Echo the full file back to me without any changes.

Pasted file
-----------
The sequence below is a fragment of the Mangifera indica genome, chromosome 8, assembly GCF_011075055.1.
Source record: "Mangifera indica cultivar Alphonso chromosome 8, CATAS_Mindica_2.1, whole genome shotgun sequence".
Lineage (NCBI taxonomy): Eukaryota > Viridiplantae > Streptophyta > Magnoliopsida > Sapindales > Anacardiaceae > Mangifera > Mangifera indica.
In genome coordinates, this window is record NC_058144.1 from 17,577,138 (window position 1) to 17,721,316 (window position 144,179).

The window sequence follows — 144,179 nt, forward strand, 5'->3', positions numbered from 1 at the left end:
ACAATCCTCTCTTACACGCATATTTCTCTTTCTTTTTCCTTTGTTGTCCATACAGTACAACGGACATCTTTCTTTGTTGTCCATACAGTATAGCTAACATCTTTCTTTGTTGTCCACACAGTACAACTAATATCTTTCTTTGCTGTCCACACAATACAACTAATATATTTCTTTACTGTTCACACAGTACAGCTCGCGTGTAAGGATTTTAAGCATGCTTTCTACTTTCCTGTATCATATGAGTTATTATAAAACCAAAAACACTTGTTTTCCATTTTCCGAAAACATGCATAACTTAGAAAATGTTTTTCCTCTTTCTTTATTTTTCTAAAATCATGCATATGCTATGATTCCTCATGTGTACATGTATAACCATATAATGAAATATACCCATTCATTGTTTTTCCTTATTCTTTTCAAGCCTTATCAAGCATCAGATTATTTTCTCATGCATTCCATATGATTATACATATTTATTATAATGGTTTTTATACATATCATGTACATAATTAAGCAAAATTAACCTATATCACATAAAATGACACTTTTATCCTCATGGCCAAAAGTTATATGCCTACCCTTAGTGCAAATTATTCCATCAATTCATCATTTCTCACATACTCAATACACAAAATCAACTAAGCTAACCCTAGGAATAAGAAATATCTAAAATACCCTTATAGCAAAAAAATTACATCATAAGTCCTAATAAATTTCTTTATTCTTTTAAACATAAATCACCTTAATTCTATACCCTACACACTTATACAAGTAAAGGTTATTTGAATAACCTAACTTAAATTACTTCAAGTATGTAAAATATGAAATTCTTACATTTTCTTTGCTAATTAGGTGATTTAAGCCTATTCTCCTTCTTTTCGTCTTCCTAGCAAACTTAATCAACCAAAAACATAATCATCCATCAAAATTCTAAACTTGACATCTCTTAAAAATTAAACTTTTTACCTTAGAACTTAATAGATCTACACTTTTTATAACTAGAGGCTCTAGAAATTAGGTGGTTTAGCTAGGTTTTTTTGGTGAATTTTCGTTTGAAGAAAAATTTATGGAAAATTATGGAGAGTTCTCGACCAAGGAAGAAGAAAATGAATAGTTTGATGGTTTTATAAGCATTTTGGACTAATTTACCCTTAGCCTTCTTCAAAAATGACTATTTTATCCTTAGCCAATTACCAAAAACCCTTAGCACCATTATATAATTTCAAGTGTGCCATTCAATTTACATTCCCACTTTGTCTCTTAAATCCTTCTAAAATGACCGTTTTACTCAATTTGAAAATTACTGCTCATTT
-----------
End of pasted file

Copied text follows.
The sequence below is a fragment of the Mangifera indica genome, chromosome 8, assembly GCF_011075055.1.
Source record: "Mangifera indica cultivar Alphonso chromosome 8, CATAS_Mindica_2.1, whole genome shotgun sequence".
Lineage (NCBI taxonomy): Eukaryota > Viridiplantae > Streptophyta > Magnoliopsida > Sapindales > Anacardiaceae > Mangifera > Mangifera indica.
In genome coordinates, this window is record NC_058144.1 from 17,577,138 (window position 1) to 17,721,316 (window position 144,179).

The window sequence follows — 144,179 nt, forward strand, 5'->3', positions numbered from 1 at the left end:
ACAATCCTCTCTTACACGCATATTTCTCTTTCTTTTTCCTTTGTTGTCCATACAGTACAACGGACATCTTTCTTTGTTGTCCATACAGTATAGCTAACATCTTTCTTTGTTGTCCACACAGTACAACTAATATCTTTCTTTGCTGTCCACACAATACAACTAATATATTTCTTTACTGTTCACACAGTACAGCTCGCGTGTAAGGATTTTAAGCATGCTTTCTACTTTCCTGTATCATATGAGTTATTATAAAACCAAAAACACTTGTTTTCCATTTTCCGAAAACATGCATAACTTAGAAAATGTTTTTCCTCTTTCTTTATTTTTCTAAAATCATGCATATGCTATGATTCCTCATGTGTACATGTATAACCATATAATGAAATATACCCATTCATTGTTTTTCCTTATTCTTTTCAAGCCTTATCAAGCATCAGATTATTTTCTCATGCATTCCATATGATTATACATATTTATTATAATGGTTTTTATACATATCATGTACATAATTAAGCAAAATTAACCTATATCACATAAAATGACACTTTTATCCTCATGGCCAAAAGTTATATGCCTACCCTTAGTGCAAATTATTCCATCAATTCATCATTTCTCACATACTCAATACACAAAATCAACTAAGCTAACCCTAGGAATAAGAAATATCTAAAATACCCTTATAGCAAAAAAATTACATCATAAGTCCTAATAAATTTCTTTATTCTTTTAAACATAAATCACCTTAATTCTATACCCTACACACTTATACAAGTAAAGGTTATTTGAATAACCTAACTTAAATTACTTCAAGTATGTAAAATATGAAATTCTTACATTTTCTTTGCTAATTAGGTGATTTAAGCCTATTCTCCTTCTTTTCGTCTTCCTAGCAAACTTAATCAACCAAAAACATAATCATCCATCAAAATTCTAAACTTGACATCTCTTAAAAATTAAACTTTTTACCTTAGAACTTAATAGATCTACACTTTTTATAACTAGAGGCTCTAGAAATTAGGTGGTTTAGCTAGGTTTTTTTGGTGAATTTTCGTTTGAAGAAAAATTTATGGAAAATTATGGAGAGTTCTCGACCAAGGAAGAAGAAAATGAATAGTTTGATGGTTTTATAAGCATTTTGGACTAATTTACCCTTAGCCTTCTTCAAAAATGACTATTTTATCCTTAGCCAATTACCAAAAACCCTTAGCACCATTATATAATTTCAAGTGTGCCATTCAATTTACATTCCCACTTTGTCTCTTAAATCCTTCTAAAATGACCGTTTTACTCAATTTGAAAATTACTGCTCATTT